Ms. Scott has been writing love stories for over twenty years and follows a formula here that will be very familiar to readers; a feisty, independent heroine who proves the values of feminism to the world around her, especially to the man whom she believes sees her as nothing but a pretty and proper young lady. The good news is that in spite of the standardized format, the author creates characters rather than just caricatures. Ben is a good man, kind, fair, hardworking and open minded and willing to accept Meg for who she is over whom (she believes) he wants her to be. Meg is more than just ‘feisty’ – the author shows her as an astute judge of character, compassionate, sweet and deeply observant. While her stubborn streak was at times extremely irritating – I felt more than once it was a deux ex machina to serve as conflict for the romance – she is an accomplished and resourceful heroine. During the course of the story, we also spend time with some lovely secondary characters, Dot and Hank Newcomb, who are warm, funny and down to earth people that lend a very ‘western’ feel to the story.
The romance here is also done according to a pattern I’ve seen used many times before. It’s the classic trope of a self-reliant, career-minded young woman who needs her hero to assure her that he actually admires that about her and has no intention of changing her. Meg also fears being a detriment to Ben’s career since she lacks the skills to navigate the fine society of the upper echelons of the military, but this is easily resolved by the end of the book. The characters work well together and while I would have preferred a bit more wooing and courtship, the connection they make as they produce the survey serves as a nice foundation for their HEA.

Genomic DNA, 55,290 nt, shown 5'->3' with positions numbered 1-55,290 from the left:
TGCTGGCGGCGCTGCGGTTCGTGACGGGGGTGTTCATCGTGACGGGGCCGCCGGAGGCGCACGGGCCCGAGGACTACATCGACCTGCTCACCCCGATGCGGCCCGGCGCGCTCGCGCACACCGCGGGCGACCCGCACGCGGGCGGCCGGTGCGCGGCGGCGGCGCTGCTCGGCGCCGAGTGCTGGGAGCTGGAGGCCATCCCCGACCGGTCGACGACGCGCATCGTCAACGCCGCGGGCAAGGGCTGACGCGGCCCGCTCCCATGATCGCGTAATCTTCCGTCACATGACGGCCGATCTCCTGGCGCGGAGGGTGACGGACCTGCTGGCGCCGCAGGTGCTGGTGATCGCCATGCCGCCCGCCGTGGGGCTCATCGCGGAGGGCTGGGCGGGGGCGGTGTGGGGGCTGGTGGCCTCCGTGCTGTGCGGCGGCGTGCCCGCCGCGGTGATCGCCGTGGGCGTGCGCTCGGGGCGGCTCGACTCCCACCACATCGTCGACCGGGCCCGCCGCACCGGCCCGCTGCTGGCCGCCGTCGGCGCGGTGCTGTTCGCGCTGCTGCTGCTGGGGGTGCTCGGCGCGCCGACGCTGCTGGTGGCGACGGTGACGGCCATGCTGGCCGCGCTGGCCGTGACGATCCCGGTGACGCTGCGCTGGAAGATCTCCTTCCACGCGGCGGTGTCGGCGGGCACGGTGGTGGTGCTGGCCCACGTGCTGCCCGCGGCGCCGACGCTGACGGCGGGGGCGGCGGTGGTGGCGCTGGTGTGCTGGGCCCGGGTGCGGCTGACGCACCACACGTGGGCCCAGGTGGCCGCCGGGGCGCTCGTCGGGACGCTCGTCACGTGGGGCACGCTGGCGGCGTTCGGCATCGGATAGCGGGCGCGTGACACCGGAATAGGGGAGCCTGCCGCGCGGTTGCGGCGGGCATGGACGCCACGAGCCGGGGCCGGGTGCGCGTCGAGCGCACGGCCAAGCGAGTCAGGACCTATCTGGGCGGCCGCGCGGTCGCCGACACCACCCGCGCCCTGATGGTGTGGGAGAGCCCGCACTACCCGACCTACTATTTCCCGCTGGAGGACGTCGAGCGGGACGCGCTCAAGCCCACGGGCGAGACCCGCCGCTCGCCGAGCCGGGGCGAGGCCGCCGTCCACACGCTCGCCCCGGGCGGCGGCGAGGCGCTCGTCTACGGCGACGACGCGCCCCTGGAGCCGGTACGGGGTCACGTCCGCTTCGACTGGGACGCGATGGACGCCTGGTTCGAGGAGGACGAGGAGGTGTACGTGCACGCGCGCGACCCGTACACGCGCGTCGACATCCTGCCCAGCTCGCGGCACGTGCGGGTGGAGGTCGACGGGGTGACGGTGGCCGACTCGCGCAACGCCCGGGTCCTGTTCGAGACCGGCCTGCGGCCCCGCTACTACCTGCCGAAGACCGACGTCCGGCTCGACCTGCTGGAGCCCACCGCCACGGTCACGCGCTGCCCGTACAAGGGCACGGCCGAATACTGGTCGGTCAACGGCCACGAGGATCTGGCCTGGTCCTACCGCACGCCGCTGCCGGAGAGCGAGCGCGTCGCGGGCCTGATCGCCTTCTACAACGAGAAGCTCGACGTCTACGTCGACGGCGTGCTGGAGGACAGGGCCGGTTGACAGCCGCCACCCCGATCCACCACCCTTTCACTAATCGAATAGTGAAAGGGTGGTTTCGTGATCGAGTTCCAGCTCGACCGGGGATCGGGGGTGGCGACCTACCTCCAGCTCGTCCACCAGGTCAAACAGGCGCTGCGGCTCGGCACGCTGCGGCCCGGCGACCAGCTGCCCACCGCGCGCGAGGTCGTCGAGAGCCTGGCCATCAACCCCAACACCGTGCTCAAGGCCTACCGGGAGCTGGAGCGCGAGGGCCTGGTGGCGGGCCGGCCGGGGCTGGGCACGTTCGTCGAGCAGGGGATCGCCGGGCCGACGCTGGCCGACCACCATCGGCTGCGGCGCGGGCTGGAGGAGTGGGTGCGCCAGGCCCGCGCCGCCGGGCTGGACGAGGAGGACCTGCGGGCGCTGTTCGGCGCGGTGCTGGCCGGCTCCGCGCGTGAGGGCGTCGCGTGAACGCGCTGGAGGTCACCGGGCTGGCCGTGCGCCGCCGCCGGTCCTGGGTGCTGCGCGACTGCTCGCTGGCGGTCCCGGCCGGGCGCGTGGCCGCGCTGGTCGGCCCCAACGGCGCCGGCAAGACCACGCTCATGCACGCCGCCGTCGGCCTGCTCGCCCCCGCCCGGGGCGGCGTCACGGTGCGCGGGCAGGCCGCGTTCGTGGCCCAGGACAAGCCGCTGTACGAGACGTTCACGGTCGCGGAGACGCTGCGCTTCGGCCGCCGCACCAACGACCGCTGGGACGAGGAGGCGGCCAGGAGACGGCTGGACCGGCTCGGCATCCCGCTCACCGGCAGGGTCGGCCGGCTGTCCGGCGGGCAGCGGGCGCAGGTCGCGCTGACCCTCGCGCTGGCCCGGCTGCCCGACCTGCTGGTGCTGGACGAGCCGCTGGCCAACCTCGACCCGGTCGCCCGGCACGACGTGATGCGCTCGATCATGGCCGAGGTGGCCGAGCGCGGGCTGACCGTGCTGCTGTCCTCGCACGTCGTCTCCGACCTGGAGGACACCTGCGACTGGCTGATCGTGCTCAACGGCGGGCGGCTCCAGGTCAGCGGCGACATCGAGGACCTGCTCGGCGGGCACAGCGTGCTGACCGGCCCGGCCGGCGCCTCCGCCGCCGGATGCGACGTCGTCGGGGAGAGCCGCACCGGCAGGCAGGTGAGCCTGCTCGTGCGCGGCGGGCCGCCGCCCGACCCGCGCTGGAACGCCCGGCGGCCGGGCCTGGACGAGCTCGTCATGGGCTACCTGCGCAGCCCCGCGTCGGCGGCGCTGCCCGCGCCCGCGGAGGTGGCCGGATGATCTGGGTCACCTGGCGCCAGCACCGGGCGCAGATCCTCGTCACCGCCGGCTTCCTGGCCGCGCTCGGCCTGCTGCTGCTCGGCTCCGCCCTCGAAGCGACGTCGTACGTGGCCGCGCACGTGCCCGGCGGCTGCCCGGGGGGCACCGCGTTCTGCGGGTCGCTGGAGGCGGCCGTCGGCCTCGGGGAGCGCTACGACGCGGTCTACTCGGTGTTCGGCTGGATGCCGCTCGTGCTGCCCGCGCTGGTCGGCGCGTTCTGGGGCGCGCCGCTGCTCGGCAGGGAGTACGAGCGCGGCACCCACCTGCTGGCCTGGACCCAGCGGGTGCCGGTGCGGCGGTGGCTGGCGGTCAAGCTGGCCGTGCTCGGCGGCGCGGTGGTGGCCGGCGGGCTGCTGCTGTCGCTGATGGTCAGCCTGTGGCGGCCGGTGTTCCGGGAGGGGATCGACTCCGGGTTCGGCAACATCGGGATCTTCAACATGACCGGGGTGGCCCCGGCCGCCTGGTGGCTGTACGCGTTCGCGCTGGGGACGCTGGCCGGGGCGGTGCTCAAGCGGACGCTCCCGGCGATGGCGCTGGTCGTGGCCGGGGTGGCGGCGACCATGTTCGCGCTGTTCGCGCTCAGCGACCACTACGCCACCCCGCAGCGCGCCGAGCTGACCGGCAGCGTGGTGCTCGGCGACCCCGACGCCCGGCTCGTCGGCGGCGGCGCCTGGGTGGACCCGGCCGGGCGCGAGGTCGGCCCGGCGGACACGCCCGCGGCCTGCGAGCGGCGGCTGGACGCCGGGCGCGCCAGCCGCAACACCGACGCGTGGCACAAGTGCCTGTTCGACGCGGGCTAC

This is an inspirational so faith is discussed. Ben reads “a few passages (of scripture), sing a few hymns . . . reminds them (his troops) to lead lives of honor and productivity” while Meg comes to a greater understanding of God’s love for her. The author does a nice job of presenting us with people whose interest in and love for God bears an important place in their life without author or characters overtly judging those who don’t feel the same way.
I do have reservations about another aspect of the story, though. While I appreciated Ben’s desire to open the western United States to settlers in order “to give men chances (for). . . homes, occupations, families” , the tale fails to convey that these opportunities came at the cost of the people already living in the area. The ‘natives’ as they are referred to in the novel, are portrayed as a nuisance, not as the rightful owners of the land about to be settled. While that way of thinking typified the 1800s it is not reflective of modern society nor does Manifest Destiny reflect current biblical theology. Fortunately, it is only briefly mentioned but unfortunately, this is a big issue in real life for many. It should have been better addressed both from the purview of faith and from the greater understanding we have now of the harm done to indigenous people by imperialism.
A Distance Too Grand is a light, easy read that will be comfortingly familiar to the author’s fans. That said, the combination of the poor handling of the political and deeper theological questions of the text in addition to the trite plot keep me from giving this book a recommendation. AAR has given several DIKs to Inspirational romances this year and I would urge readers looking for a faith filled romance to pick up one of those stellar novels.